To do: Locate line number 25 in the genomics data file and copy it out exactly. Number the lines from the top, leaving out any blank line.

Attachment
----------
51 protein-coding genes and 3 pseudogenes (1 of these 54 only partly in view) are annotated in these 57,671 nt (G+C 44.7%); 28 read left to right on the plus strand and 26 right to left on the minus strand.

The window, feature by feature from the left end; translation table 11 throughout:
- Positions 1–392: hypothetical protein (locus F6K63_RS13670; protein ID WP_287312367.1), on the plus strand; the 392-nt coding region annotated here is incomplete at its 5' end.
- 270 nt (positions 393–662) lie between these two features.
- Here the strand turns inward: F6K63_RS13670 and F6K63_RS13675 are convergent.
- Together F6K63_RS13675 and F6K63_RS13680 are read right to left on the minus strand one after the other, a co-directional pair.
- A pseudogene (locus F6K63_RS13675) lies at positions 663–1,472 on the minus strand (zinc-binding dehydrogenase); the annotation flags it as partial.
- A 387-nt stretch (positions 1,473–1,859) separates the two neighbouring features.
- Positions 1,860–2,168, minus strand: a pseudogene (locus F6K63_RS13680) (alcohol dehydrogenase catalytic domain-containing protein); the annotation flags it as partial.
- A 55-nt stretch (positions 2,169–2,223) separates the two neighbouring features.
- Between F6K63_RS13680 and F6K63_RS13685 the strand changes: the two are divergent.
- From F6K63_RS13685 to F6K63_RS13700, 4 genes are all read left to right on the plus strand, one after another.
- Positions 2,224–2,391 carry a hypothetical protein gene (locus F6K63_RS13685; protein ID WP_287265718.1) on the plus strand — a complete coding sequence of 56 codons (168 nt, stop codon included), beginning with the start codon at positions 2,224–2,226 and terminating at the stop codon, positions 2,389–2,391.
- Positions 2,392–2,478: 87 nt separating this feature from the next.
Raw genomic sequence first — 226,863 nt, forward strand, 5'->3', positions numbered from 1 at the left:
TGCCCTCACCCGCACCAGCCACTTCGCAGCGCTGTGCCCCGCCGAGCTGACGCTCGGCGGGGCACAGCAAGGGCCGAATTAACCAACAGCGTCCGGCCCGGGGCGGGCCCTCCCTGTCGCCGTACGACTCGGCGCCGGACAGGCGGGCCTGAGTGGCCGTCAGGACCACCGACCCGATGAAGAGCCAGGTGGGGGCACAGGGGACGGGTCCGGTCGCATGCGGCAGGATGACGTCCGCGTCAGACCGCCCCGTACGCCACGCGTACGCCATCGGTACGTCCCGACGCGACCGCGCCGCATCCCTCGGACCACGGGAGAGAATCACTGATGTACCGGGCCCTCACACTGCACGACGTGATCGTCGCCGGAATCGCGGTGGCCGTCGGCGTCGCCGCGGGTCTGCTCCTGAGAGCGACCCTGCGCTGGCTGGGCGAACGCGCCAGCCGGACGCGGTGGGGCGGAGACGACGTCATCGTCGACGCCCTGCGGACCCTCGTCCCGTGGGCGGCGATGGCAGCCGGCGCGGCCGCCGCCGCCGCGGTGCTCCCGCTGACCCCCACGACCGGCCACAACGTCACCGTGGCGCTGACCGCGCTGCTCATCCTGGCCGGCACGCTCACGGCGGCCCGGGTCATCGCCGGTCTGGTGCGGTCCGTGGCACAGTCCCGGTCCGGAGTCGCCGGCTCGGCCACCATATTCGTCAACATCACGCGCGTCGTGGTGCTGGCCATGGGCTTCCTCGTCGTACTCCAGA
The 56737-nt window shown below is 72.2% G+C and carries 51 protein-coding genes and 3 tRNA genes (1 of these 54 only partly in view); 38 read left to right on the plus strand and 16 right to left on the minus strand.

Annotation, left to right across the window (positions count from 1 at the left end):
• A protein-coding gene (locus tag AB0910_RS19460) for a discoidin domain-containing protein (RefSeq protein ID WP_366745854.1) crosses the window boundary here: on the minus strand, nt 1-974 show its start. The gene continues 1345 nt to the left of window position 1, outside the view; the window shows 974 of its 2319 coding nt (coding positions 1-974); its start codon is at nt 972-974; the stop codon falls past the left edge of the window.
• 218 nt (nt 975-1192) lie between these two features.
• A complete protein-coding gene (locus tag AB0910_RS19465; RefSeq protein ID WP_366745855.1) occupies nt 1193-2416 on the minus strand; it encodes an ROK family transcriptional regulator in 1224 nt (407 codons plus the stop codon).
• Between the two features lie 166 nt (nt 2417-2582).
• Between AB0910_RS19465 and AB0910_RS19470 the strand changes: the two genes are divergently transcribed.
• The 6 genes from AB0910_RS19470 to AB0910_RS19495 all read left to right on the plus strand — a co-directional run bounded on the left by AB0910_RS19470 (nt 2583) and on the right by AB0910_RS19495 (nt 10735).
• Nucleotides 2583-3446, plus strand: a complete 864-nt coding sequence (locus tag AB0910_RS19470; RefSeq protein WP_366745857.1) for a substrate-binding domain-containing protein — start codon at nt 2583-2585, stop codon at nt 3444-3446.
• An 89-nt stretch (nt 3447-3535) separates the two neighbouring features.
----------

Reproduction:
• Nucleotides 2583-3446, plus strand: a complete 864-nt coding sequence (locus tag AB0910_RS19470; RefSeq protein WP_366745857.1) for a substrate-binding domain-containing protein — start codon at nt 2583-2585, stop codon at nt 3444-3446.